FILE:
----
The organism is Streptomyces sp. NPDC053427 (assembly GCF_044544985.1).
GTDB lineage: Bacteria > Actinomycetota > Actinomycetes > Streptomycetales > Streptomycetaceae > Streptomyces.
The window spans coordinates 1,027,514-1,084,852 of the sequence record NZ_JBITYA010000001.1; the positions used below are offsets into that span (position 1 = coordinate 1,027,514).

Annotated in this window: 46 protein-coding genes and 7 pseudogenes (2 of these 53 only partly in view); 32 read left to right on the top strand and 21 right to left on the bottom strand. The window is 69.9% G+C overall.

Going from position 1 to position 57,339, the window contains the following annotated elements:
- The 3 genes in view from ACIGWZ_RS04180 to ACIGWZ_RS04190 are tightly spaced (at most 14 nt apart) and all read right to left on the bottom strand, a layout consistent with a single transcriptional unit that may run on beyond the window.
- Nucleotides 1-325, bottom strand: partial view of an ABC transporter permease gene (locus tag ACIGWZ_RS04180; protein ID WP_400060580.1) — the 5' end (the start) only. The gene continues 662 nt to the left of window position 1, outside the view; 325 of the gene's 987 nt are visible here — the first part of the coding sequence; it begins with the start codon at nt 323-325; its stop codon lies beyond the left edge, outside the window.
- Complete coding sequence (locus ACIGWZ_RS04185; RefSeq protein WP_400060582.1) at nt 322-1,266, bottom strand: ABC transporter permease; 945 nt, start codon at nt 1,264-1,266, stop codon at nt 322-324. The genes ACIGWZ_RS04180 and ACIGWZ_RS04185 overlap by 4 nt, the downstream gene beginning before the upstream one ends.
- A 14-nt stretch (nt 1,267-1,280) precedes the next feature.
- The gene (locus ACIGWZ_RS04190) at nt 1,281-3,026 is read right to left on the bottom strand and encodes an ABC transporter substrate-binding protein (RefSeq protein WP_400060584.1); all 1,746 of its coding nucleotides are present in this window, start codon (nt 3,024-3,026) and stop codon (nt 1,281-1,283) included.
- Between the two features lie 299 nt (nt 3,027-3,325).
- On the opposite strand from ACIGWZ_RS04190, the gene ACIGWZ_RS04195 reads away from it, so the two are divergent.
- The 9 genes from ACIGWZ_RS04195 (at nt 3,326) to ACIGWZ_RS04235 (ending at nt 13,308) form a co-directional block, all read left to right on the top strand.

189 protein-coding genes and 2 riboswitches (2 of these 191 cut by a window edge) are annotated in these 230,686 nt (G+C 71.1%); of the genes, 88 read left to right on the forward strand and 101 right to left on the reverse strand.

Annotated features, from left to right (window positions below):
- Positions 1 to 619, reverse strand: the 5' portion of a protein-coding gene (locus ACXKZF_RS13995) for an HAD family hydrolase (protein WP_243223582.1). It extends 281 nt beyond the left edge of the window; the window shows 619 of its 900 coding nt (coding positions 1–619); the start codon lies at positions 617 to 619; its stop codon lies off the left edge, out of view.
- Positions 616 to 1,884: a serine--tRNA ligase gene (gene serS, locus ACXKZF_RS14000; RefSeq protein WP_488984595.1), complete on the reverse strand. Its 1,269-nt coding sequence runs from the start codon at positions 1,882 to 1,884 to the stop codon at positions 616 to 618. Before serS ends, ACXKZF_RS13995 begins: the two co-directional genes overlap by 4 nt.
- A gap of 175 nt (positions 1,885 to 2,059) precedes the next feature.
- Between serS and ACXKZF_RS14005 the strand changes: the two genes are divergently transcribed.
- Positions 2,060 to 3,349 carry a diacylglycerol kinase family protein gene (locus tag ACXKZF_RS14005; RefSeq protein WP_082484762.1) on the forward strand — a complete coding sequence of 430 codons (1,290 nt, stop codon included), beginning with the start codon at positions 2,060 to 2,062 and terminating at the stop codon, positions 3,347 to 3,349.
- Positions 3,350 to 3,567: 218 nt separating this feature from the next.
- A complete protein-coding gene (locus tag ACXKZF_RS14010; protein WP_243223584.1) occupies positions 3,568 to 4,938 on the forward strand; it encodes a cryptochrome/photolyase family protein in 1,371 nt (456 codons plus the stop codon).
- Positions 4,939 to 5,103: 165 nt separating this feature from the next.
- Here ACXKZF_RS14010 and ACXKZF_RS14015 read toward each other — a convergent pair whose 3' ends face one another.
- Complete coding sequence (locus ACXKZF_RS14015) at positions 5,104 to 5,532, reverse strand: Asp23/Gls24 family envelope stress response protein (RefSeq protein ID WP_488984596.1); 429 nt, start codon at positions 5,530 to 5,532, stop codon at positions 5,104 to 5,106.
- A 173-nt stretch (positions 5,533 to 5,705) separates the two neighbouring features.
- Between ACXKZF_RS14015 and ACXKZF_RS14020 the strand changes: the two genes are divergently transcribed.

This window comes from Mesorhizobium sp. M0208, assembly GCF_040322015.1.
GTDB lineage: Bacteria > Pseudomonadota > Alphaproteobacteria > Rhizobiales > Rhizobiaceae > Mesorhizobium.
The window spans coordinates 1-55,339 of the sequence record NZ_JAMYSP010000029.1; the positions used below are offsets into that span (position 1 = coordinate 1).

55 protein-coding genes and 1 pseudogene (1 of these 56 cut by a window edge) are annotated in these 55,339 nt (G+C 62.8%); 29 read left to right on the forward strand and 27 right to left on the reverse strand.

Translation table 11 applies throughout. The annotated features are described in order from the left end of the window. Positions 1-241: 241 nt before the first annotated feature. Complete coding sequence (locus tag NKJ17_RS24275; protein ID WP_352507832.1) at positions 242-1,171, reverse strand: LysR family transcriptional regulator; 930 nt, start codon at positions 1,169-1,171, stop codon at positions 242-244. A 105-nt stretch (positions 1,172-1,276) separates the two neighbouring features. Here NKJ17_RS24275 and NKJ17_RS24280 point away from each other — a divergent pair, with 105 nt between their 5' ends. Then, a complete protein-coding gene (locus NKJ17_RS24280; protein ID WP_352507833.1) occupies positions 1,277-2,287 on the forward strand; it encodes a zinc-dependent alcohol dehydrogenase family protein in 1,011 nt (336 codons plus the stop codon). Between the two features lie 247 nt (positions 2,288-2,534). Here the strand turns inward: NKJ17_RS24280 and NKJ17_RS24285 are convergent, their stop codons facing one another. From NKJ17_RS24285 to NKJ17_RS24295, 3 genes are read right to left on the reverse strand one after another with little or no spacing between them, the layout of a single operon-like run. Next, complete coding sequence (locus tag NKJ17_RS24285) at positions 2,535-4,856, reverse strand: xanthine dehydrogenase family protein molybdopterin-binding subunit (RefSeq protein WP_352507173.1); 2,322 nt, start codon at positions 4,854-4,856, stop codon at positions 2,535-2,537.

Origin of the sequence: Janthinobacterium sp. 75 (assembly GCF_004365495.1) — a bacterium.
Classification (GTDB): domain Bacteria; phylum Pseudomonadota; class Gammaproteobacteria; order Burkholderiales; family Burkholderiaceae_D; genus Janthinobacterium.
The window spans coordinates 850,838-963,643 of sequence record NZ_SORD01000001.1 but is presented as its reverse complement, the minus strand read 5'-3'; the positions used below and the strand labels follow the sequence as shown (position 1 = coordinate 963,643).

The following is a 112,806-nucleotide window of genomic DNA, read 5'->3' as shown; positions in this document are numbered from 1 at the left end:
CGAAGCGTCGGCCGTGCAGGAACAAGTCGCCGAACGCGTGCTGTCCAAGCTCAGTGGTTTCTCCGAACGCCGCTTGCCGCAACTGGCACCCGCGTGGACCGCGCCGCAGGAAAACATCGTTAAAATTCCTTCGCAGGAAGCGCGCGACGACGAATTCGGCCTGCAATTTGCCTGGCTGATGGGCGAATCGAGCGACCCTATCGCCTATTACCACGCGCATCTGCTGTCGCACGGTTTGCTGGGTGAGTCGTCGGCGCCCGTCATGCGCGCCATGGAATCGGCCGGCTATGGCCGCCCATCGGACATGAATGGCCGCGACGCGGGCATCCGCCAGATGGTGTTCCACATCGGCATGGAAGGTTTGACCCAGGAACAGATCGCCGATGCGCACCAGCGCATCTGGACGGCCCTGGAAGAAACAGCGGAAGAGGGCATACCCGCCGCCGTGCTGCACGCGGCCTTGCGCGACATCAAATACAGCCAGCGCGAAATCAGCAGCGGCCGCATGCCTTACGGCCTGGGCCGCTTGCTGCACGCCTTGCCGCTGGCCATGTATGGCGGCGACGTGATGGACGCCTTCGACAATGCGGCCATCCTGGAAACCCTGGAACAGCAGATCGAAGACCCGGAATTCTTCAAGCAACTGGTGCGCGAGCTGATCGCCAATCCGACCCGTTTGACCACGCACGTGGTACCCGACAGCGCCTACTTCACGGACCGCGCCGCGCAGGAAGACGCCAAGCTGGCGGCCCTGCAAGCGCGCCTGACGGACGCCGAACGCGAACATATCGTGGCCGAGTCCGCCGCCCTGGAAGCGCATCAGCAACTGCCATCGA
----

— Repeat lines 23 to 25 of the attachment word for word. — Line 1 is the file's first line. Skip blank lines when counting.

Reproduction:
- Positions 4,939 to 5,103: 165 nt separating this feature from the next.
- Here ACXKZF_RS14010 and ACXKZF_RS14015 read toward each other — a convergent pair whose 3' ends face one another.
- Complete coding sequence (locus ACXKZF_RS14015) at positions 5,104 to 5,532, reverse strand: Asp23/Gls24 family envelope stress response protein (RefSeq protein ID WP_488984596.1); 429 nt, start codon at positions 5,530 to 5,532, stop codon at positions 5,104 to 5,106.